Charlotte Klobassa, Berlin/Vienna

In the Studio

»Art is impulsive.«

For her “Scribbles” Charlotte Klobassa collects sheets from the scratch pads provided by stationery stores on which customers have tried out pens and other writing implements. These works with test scribbles of unknown authorship show an impulsive and unconscious composition that she rearranges and scales up to large-format canvas.

Charlotte, you attended art school in Vienna. How did you come to art? Were you already moved by art when you were young?
Yes, absolutely. I should say that I come from a family where constant interaction with art was the norm. My grandfather was a painter, my grandmother a sculptor. My father, too, studied sculpture. Everyone was always doing something creative. We are an art-loving family. My grandpa had his studio at his house, and when we went there for lunch on Sundays as children, we could experience what it means being artists. His name was Erwin Klobassa. He was not terribly famous and in addition to painting, he also worked as a restorer. When I was a child, he only painted. When my grandparents took naps, I would sneak into his studio with my sister and cousin and draw. My parents also worked at home in their professions. My mother is a costume designer and stylist and my father is a conservator. I was always exposed to art in my parents’ home as well. My mother worked for the theater and for film productions. The actors came in and out of our house as did the seamstresses. That’s why I initially wanted to do something with fashion. At the age of fourteen I went to a fashion school and then studied fashion design at the “Applied” in Vienna – for three years, until I no longer felt like it. I preferred to study painting for a variety of reasons.

Can you give reasons? You have also done something in fashion?
My great love of materials and my passion for textiles are what is left of it. I like to work creatively with materials, to transfer the haptic into my art. From time to time, I still make textile objects. And in painting, too, that’s one thing I like: playing with surfaces. Basically, it’s like sculpture.

01 Charlotte Klobassac Nora Heinisch

wavy, 120 x 100 cm, oil on canvas, 2021, Photo: Trevor Good

02 Charlotte Klobassac Nora Heinisch

And what do you like more about painting?
What I like about painting is that it is something that lasts. It has permanence and sustainability compared to fashion. Even while still working on something relating to fashion, I often don’t even want to see my design anymore. It’s a seasonal business, and I began to dislike that more and more. Everything is very timed. You have to put out a collection twice a year. And everything has to be included, pants, tops, and maybe a coat. The fashion world is very restrictive; it’s quite a conservative business. The creative process is much more omnipresent in painting. In fashion, you design very briefly at the beginning, and after that it’s mainly just about making market decisions. That’s the craft. Painting is also a craft, but it has a much more direct approach – with every color you touch, with every brushstroke, you have a completely different means of expression. In fashion, there are many processes in between that you can’t influence.

Who are your artistic role models? Are they also from within the Art Academy?
Mostly the role models, who have left a lasting impression on me, are artists who I discover at key moments through my own work when I am ready to absorb and process impressions. Francis Bacon is still such an artist for me. He works furiously waiting for chance possibilities, chance as he calls it. He paints manically until that fortuitous artistic ‘chance’ moment occurs, which means you have to work a lot and to also be focused. You have to be totally concentrated in order to paint uninhibitedly, but then to be able to take a step back at the right moment to see what you have just created, what has happened on the canvas. The next step is to respond to what you have in front of you, and not to get lost in the elation of your own gesture.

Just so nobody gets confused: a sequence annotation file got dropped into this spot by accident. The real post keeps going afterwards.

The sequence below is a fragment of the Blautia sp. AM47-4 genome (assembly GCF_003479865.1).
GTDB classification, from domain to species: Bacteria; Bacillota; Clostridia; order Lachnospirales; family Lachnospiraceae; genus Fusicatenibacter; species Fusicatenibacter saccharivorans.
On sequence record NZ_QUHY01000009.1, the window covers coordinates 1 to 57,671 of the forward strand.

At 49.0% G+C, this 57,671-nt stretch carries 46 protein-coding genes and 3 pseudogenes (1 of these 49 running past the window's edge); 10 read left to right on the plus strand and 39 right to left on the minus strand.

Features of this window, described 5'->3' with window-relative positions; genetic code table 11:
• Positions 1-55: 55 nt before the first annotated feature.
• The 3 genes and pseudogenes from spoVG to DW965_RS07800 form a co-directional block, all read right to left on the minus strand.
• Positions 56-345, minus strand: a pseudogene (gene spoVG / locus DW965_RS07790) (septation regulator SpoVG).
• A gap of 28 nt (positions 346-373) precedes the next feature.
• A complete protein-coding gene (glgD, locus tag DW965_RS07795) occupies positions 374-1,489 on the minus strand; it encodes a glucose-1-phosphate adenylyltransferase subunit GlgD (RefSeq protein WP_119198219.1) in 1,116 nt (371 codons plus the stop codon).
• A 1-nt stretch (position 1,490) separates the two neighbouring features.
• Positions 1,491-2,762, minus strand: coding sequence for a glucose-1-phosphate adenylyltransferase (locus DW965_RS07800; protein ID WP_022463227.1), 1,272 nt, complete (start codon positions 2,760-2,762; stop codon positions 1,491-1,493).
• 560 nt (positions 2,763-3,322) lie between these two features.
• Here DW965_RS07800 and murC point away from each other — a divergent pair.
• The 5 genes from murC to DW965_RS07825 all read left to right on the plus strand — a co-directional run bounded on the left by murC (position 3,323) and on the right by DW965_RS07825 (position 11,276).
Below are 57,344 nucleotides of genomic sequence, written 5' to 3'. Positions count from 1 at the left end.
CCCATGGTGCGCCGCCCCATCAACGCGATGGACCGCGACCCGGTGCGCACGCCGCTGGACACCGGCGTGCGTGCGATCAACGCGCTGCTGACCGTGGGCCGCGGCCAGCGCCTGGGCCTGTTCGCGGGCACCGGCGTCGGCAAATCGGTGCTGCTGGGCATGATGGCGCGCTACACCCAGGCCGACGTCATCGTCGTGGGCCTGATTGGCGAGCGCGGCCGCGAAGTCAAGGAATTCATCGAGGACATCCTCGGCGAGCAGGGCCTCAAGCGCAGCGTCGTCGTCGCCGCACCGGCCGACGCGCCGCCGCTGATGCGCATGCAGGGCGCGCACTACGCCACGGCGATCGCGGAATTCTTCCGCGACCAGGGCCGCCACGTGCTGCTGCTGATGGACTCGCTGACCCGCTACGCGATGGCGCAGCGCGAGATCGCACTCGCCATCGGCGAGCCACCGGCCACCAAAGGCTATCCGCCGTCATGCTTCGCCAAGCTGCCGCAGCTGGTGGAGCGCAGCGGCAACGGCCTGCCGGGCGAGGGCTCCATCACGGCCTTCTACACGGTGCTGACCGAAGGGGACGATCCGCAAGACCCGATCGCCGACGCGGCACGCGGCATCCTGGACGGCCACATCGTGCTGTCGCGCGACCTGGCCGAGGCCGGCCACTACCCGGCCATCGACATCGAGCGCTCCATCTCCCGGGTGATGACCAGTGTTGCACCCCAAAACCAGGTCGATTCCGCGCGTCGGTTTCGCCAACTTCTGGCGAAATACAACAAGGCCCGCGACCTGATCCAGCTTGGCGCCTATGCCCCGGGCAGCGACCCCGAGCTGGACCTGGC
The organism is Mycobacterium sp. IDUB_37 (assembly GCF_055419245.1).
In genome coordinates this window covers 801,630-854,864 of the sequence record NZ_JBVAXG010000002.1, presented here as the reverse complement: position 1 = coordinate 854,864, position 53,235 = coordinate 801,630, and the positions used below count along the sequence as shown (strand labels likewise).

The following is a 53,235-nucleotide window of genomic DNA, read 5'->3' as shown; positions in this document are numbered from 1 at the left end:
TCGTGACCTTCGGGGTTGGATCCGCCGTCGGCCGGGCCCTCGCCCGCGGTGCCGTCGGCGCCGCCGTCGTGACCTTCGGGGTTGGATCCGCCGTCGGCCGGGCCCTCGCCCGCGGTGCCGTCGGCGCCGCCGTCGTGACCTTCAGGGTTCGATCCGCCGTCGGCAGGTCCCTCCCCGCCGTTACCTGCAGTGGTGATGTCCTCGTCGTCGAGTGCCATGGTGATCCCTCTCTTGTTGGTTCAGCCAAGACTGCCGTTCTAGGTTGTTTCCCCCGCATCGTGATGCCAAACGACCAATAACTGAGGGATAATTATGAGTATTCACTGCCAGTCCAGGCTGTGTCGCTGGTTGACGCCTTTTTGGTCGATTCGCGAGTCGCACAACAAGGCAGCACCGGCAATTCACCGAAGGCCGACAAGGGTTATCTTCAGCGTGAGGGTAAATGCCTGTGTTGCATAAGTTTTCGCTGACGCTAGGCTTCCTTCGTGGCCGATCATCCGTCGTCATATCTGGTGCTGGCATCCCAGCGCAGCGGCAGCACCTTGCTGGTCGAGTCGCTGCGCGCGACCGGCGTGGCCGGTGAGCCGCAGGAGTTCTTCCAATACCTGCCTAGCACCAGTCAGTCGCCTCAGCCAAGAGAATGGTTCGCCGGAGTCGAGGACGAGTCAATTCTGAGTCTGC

And why Francis Bacon in particular?
Bacon moved strongly between figurative and abstract painting. Even in my works, which now look abstract, the representational and the figurative play a very fundamental role. I love the feeling when you no longer know whether you created the composition yourself or whether it just came to you. In other words, whether you control the painting itself or the painting controls you. Sometimes that process of creation leads to a point that I didn’t know could be possible. Of course you hope that a painting will come up, but being surprised when it does is even better.

04 Charlotte Klobassac Nora Heinisch
03 Charlotte Klobassac Nora Heinisch

What were the most formative exhibitions for your career? Which show pushed you forward the most and gave you the most interesting impulses?
After graduation, I had my first solo exhibition at Zeller van Almsick. That was definitely super special because I had never worked for an exhibition in such an isolated and focused way before that. The Vienna Contemporary 2018 was also very special. For me it was totally absurd that I was allowed to participate with a solo stand one year after my diploma. That it then also produced such attention was a huge stroke of luck.

What works did you exhibit there?
A series of images based on the scribbled marks that people make on the small scratch pads provided by stationery stores in order for customers to try out pens and other writing implements. I showed different images from this context in an installation. All the walls and the floor had a blue Grid in the background. On the one hand, this reminded me of the checkered sheets of my templates, and on the other hand, it made the exhibition box look a bit like a swimming pool from the inside, tile-like. As an image display, I built a kind of information display, like the ones you find on hiking trails. I tried to create a place where it is as easy as possible to receive my images the way I mean them.

Can you explain the concept of “scribbles”, which run through your entire body of work?